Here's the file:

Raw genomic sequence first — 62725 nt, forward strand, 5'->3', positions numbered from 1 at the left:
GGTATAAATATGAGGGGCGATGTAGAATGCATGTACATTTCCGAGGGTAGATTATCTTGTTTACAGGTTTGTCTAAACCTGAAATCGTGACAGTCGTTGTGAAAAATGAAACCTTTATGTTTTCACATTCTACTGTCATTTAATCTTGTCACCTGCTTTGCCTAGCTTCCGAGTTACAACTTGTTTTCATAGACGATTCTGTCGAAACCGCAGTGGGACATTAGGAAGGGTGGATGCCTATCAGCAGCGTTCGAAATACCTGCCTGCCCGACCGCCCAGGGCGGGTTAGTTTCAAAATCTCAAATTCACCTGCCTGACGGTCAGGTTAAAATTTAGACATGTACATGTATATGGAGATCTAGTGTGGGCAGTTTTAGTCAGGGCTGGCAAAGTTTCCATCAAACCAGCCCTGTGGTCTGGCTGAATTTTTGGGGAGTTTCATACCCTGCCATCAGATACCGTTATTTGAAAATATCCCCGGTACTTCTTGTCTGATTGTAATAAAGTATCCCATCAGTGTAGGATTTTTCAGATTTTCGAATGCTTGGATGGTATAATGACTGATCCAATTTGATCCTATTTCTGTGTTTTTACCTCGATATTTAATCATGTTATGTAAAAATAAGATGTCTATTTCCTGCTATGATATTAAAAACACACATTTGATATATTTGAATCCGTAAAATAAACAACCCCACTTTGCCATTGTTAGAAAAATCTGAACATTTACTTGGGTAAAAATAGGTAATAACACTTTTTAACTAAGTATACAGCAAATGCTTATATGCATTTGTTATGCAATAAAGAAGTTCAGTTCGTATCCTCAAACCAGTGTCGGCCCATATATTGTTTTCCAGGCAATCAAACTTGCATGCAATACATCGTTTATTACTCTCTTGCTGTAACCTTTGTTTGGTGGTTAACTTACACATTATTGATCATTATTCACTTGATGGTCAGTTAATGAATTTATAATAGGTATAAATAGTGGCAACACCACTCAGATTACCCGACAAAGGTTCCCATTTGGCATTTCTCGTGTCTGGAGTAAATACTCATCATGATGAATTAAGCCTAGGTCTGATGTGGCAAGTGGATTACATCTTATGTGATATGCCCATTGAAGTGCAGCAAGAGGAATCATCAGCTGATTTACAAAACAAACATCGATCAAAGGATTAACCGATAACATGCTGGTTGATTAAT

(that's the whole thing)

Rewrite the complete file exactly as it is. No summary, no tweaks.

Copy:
Raw genomic sequence first — 62725 nt, forward strand, 5'->3', positions numbered from 1 at the left:
GGTATAAATATGAGGGGCGATGTAGAATGCATGTACATTTCCGAGGGTAGATTATCTTGTTTACAGGTTTGTCTAAACCTGAAATCGTGACAGTCGTTGTGAAAAATGAAACCTTTATGTTTTCACATTCTACTGTCATTTAATCTTGTCACCTGCTTTGCCTAGCTTCCGAGTTACAACTTGTTTTCATAGACGATTCTGTCGAAACCGCAGTGGGACATTAGGAAGGGTGGATGCCTATCAGCAGCGTTCGAAATACCTGCCTGCCCGACCGCCCAGGGCGGGTTAGTTTCAAAATCTCAAATTCACCTGCCTGACGGTCAGGTTAAAATTTAGACATGTACATGTATATGGAGATCTAGTGTGGGCAGTTTTAGTCAGGGCTGGCAAAGTTTCCATCAAACCAGCCCTGTGGTCTGGCTGAATTTTTGGGGAGTTTCATACCCTGCCATCAGATACCGTTATTTGAAAATATCCCCGGTACTTCTTGTCTGATTGTAATAAAGTATCCCATCAGTGTAGGATTTTTCAGATTTTCGAATGCTTGGATGGTATAATGACTGATCCAATTTGATCCTATTTCTGTGTTTTTACCTCGATATTTAATCATGTTATGTAAAAATAAGATGTCTATTTCCTGCTATGATATTAAAAACACACATTTGATATATTTGAATCCGTAAAATAAACAACCCCACTTTGCCATTGTTAGAAAAATCTGAACATTTACTTGGGTAAAAATAGGTAATAACACTTTTTAACTAAGTATACAGCAAATGCTTATATGCATTTGTTATGCAATAAAGAAGTTCAGTTCGTATCCTCAAACCAGTGTCGGCCCATATATTGTTTTCCAGGCAATCAAACTTGCATGCAATACATCGTTTATTACTCTCTTGCTGTAACCTTTGTTTGGTGGTTAACTTACACATTATTGATCATTATTCACTTGATGGTCAGTTAATGAATTTATAATAGGTATAAATAGTGGCAACACCACTCAGATTACCCGACAAAGGTTCCCATTTGGCATTTCTCGTGTCTGGAGTAAATACTCATCATGATGAATTAAGCCTAGGTCTGATGTGGCAAGTGGATTACATCTTATGTGATATGCCCATTGAAGTGCAGCAAGAGGAATCATCAGCTGATTTACAAAACAAACATCGATCAAAGGATTAACCGATAACATGCTGGTTGATTAAT